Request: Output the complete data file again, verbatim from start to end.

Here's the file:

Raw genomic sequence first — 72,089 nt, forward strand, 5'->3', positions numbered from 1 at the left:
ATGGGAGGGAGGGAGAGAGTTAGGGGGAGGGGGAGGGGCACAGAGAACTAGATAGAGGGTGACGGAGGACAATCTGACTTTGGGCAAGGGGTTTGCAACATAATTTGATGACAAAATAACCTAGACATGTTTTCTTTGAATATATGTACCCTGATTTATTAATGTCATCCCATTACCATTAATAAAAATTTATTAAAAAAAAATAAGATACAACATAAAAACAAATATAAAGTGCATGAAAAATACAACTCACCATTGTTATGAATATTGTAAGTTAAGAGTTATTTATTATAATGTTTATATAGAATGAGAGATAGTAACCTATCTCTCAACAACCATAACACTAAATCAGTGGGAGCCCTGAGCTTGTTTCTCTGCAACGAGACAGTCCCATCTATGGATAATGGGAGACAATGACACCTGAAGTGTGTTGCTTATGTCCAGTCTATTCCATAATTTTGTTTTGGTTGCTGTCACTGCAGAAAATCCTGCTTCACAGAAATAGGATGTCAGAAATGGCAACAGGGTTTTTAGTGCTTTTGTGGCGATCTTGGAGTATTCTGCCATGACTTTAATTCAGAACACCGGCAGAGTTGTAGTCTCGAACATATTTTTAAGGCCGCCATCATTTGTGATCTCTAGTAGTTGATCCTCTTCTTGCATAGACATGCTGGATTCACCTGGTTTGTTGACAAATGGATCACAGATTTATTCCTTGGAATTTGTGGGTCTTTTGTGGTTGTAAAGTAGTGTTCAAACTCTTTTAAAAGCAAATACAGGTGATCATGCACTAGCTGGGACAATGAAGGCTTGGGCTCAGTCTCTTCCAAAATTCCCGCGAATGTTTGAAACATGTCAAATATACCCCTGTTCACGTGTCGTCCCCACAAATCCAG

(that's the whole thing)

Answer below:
Raw genomic sequence first — 72,089 nt, forward strand, 5'->3', positions numbered from 1 at the left:
ATGGGAGGGAGGGAGAGAGTTAGGGGGAGGGGGAGGGGCACAGAGAACTAGATAGAGGGTGACGGAGGACAATCTGACTTTGGGCAAGGGGTTTGCAACATAATTTGATGACAAAATAACCTAGACATGTTTTCTTTGAATATATGTACCCTGATTTATTAATGTCATCCCATTACCATTAATAAAAATTTATTAAAAAAAAATAAGATACAACATAAAAACAAATATAAAGTGCATGAAAAATACAACTCACCATTGTTATGAATATTGTAAGTTAAGAGTTATTTATTATAATGTTTATATAGAATGAGAGATAGTAACCTATCTCTCAACAACCATAACACTAAATCAGTGGGAGCCCTGAGCTTGTTTCTCTGCAACGAGACAGTCCCATCTATGGATAATGGGAGACAATGACACCTGAAGTGTGTTGCTTATGTCCAGTCTATTCCATAATTTTGTTTTGGTTGCTGTCACTGCAGAAAATCCTGCTTCACAGAAATAGGATGTCAGAAATGGCAACAGGGTTTTTAGTGCTTTTGTGGCGATCTTGGAGTATTCTGCCATGACTTTAATTCAGAACACCGGCAGAGTTGTAGTCTCGAACATATTTTTAAGGCCGCCATCATTTGTGATCTCTAGTAGTTGATCCTCTTCTTGCATAGACATGCTGGATTCACCTGGTTTGTTGACAAATGGATCACAGATTTATTCCTTGGAATTTGTGGGTCTTTTGTGGTTGTAAAGTAGTGTTCAAACTCTTTTAAAAGCAAATACAGGTGATCATGCACTAGCTGGGACAATGAAGGCTTGGGCTCAGTCTCTTCCAAAATTCCCGCGAATGTTTGAAACATGTCAAATATACCCCTGTTCACGTGTCGTCCCCACAAATCCAG